Writer: Mark Waid
Artist: Paul Azaceta
Publisher: BOOM! Studios
EDITOR’S NOTE: Potter's Field appears in stores this Wednesday, September 12
John Doe, as he is introduced in this first issue of Potter’s Field, is the anti-noir hero. Noir, from Chinatown to The Long Goodbye, emphasizes moral ambiguity. More often than not, at the end of the story nothing has changed; there’s no victory, no justice. John Doe, while he lives in a world of dark motivations and relative values, is the antithesis of noir in that he has setup his own moral code, regardless of the fluidity of others’. He seeks to bring justice to some, in the small ways that he can, even if it means nothing to the world at large. Because it means something to him.
The obvious question, one among many that come up through Potter’s Field, is why? For John Doe has set himself to an impossible task; he has taken to identifying the anonymous victims of Potter’s Field, the cemetery where New York City’s unidentified dead are buried. Simple math will tell you it is not possible for someone to identify victims that go into that ground as quickly as new ones arrive.
The story starts off in a seemingly rickety fashion as it begins with what appears to be the standard (and over used) narrative captions. But a few pages in, this is revealed to be someone who’s actually speaking to another person, not just heavy handed exposition. By this vehicle, the reader is introduced to one of John Doe’s agents. With such a large and impossible task before him, Does has assembled a motley and varied crew in order to help him with various aspects. Throughout this first issue, we are introduced to a number of these agents as Doe attempts to find the identity of a Jane Doe who recently committed suicide. While there isn’t enough room in this first issue to get to know any of the agents well, each of them has a unique voice that helps identify them in ways big and small. One of them is a prison guard who talks too much, another is a mortician who hates talk show hosts, then there’s the cop who has a taste for Ruth’s Chris’ steaks. Even the talk show host the mortician complains about is given a resounding personality that is looped into the story.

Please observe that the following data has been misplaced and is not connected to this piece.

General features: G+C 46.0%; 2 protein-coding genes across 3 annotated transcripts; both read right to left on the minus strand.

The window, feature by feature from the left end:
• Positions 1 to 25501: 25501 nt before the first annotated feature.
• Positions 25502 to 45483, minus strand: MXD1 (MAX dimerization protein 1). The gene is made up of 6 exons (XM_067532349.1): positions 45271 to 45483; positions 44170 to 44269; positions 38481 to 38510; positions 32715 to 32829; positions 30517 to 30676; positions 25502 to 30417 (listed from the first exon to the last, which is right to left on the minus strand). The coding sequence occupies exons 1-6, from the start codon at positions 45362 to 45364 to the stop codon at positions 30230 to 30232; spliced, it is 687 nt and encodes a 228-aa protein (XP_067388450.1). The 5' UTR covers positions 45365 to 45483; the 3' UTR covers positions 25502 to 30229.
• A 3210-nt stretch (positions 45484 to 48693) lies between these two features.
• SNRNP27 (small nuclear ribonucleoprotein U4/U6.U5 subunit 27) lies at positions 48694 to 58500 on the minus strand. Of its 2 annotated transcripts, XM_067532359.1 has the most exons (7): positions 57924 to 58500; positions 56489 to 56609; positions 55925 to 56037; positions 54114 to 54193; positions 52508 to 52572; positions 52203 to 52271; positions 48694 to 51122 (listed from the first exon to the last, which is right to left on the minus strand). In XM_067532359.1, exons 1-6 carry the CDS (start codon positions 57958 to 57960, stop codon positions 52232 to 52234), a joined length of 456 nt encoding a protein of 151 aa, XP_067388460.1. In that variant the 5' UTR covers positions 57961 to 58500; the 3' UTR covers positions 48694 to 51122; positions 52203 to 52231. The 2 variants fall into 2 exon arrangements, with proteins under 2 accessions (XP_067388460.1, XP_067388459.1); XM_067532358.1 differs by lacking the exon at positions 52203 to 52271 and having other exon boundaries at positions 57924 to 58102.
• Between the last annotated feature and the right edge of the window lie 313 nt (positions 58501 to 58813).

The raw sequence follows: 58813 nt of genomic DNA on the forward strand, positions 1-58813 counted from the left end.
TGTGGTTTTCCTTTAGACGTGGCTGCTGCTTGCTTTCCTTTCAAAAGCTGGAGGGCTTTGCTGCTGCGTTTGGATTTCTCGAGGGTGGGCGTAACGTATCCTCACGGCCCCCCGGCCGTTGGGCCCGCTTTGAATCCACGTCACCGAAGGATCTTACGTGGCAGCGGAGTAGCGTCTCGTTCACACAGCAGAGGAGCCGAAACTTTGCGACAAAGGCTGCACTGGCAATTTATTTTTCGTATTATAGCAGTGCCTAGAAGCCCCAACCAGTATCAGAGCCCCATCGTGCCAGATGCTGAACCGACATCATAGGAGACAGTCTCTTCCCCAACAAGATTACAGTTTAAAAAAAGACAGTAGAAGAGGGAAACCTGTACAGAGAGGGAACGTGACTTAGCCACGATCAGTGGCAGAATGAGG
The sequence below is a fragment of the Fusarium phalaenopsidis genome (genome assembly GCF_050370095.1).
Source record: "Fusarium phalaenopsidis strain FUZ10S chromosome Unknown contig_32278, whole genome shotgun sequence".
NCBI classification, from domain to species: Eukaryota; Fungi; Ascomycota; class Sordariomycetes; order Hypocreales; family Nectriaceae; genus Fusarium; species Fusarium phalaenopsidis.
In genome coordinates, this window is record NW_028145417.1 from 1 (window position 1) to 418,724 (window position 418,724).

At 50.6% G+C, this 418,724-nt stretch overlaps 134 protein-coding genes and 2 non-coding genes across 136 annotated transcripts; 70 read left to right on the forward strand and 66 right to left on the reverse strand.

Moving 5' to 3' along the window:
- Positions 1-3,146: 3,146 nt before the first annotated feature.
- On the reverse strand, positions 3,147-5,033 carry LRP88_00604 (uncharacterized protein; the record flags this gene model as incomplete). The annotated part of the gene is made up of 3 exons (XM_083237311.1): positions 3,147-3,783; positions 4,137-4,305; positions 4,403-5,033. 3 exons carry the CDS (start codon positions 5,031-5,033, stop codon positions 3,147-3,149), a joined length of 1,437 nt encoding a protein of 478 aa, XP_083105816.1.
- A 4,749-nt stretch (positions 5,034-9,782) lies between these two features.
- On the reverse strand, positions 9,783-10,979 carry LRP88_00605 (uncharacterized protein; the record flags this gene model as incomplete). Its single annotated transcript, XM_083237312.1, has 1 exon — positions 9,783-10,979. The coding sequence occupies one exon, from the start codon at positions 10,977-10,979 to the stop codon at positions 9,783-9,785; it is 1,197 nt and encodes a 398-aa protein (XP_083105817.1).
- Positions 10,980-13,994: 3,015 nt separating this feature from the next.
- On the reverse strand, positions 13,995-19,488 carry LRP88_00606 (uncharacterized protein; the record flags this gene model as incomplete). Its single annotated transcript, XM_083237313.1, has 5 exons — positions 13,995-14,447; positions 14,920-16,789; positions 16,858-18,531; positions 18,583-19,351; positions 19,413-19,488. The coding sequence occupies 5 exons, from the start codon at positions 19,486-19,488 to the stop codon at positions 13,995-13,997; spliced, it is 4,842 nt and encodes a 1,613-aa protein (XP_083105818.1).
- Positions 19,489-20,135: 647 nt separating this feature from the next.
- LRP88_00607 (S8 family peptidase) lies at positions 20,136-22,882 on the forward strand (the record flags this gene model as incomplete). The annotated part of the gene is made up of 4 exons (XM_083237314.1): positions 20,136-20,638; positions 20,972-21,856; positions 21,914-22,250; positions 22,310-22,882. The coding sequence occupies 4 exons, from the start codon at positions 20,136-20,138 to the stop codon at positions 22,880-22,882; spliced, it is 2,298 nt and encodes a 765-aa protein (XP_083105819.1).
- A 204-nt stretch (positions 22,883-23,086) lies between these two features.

In addition to an impressive and interesting cast of characters, the plot of Potter’s Field is a serpentine one. I won’t go into anymore than that, other than to say, pay attention. It’s worth it.
At the end of Potter’s Field readers will be left with more questions than answers about John Doe and his mysterious mission. However, this first issue is told in such an entertaining fashion that readers will actually want to know more.
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